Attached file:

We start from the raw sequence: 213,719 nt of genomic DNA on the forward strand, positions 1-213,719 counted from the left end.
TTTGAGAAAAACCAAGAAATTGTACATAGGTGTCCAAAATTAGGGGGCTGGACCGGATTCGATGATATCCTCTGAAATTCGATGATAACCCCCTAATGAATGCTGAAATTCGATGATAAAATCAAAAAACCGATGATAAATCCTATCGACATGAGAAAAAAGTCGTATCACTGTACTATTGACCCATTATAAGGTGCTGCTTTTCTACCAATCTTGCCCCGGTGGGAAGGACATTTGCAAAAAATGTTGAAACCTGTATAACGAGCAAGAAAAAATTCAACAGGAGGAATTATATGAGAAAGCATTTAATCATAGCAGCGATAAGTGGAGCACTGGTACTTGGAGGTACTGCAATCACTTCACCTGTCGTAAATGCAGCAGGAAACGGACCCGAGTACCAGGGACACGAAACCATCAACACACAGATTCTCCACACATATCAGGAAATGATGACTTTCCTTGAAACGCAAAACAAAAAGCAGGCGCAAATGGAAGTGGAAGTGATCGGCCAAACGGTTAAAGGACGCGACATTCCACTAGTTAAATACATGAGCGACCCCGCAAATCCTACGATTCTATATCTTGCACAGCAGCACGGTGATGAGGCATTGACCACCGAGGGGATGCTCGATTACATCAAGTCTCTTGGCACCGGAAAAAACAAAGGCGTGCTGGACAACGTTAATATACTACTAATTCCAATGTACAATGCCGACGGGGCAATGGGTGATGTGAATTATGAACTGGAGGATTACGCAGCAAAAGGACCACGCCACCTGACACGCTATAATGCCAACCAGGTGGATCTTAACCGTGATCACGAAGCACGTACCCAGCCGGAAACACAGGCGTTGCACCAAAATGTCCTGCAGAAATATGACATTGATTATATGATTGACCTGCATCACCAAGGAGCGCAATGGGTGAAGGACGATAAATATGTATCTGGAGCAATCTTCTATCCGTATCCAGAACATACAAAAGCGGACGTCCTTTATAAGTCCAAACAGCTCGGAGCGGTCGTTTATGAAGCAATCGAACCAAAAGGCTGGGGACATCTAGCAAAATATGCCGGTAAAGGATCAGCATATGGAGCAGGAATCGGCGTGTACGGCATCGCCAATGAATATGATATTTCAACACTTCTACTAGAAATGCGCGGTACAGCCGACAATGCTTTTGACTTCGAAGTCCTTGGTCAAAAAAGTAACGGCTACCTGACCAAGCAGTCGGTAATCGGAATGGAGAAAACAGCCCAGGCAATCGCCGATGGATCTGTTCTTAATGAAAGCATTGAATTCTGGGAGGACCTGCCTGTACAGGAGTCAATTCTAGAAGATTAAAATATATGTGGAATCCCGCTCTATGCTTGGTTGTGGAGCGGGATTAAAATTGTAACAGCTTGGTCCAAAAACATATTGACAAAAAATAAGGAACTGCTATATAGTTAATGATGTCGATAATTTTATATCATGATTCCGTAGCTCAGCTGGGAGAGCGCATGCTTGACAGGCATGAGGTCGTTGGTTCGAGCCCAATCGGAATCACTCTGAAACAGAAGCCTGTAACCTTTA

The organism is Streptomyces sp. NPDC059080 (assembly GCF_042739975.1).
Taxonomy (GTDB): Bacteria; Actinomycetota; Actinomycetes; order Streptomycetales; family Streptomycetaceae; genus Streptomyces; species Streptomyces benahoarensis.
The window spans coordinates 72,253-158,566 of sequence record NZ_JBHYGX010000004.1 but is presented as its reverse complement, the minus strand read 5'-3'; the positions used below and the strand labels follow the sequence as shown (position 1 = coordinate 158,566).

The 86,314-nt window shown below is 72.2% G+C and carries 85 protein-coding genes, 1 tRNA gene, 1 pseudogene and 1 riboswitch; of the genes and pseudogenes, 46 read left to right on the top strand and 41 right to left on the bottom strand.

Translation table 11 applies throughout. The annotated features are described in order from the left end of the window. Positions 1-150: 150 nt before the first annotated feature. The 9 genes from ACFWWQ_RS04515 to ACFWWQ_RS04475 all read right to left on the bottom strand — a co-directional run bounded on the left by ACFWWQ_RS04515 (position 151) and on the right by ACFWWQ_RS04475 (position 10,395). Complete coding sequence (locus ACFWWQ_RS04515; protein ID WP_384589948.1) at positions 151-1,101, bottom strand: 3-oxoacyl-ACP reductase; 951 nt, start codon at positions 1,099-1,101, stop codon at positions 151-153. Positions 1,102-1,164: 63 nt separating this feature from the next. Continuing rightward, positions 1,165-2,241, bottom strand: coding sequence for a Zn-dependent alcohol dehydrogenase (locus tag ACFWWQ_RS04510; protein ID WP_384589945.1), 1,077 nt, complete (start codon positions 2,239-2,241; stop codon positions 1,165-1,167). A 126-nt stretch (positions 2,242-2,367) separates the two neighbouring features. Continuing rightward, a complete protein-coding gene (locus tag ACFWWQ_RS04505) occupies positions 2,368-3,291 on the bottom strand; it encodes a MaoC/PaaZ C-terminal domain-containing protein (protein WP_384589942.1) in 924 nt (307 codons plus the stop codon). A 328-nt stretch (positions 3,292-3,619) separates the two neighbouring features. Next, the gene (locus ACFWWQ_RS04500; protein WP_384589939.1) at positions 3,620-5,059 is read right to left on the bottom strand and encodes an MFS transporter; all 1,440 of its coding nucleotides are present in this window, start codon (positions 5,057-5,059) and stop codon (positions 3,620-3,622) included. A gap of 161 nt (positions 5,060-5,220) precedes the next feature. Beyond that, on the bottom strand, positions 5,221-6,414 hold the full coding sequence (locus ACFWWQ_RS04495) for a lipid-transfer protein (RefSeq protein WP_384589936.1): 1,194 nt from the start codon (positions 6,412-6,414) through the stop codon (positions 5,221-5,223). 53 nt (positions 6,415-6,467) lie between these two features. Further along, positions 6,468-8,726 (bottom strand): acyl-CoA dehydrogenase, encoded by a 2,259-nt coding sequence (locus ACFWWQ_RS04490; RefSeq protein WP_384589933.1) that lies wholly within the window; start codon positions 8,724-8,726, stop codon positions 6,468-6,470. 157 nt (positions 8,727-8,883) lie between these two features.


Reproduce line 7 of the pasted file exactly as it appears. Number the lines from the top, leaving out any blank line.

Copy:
Translation table 11 applies throughout. The annotated features are described in order from the left end of the window. Positions 1-150: 150 nt before the first annotated feature. The 9 genes from ACFWWQ_RS04515 to ACFWWQ_RS04475 all read right to left on the bottom strand — a co-directional run bounded on the left by ACFWWQ_RS04515 (position 151) and on the right by ACFWWQ_RS04475 (position 10,395). Complete coding sequence (locus ACFWWQ_RS04515; protein ID WP_384589948.1) at positions 151-1,101, bottom strand: 3-oxoacyl-ACP reductase; 951 nt, start codon at positions 1,099-1,101, stop codon at positions 151-153. Positions 1,102-1,164: 63 nt separating this feature from the next. Continuing rightward, positions 1,165-2,241, bottom strand: coding sequence for a Zn-dependent alcohol dehydrogenase (locus tag ACFWWQ_RS04510; protein ID WP_384589945.1), 1,077 nt, complete (start codon positions 2,239-2,241; stop codon positions 1,165-1,167). A 126-nt stretch (positions 2,242-2,367) separates the two neighbouring features. Continuing rightward, a complete protein-coding gene (locus tag ACFWWQ_RS04505) occupies positions 2,368-3,291 on the bottom strand; it encodes a MaoC/PaaZ C-terminal domain-containing protein (protein WP_384589942.1) in 924 nt (307 codons plus the stop codon). A 328-nt stretch (positions 3,292-3,619) separates the two neighbouring features. Next, the gene (locus ACFWWQ_RS04500; protein WP_384589939.1) at positions 3,620-5,059 is read right to left on the bottom strand and encodes an MFS transporter; all 1,440 of its coding nucleotides are present in this window, start codon (positions 5,057-5,059) and stop codon (positions 3,620-3,622) included. A gap of 161 nt (positions 5,060-5,220) precedes the next feature. Beyond that, on the bottom strand, positions 5,221-6,414 hold the full coding sequence (locus ACFWWQ_RS04495) for a lipid-transfer protein (RefSeq protein WP_384589936.1): 1,194 nt from the start codon (positions 6,412-6,414) through the stop codon (positions 5,221-5,223). 53 nt (positions 6,415-6,467) lie between these two features. Further along, positions 6,468-8,726 (bottom strand): acyl-CoA dehydrogenase, encoded by a 2,259-nt coding sequence (locus ACFWWQ_RS04490; RefSeq protein WP_384589933.1) that lies wholly within the window; start codon positions 8,724-8,726, stop codon positions 6,468-6,470. 157 nt (positions 8,727-8,883) lie between these two features.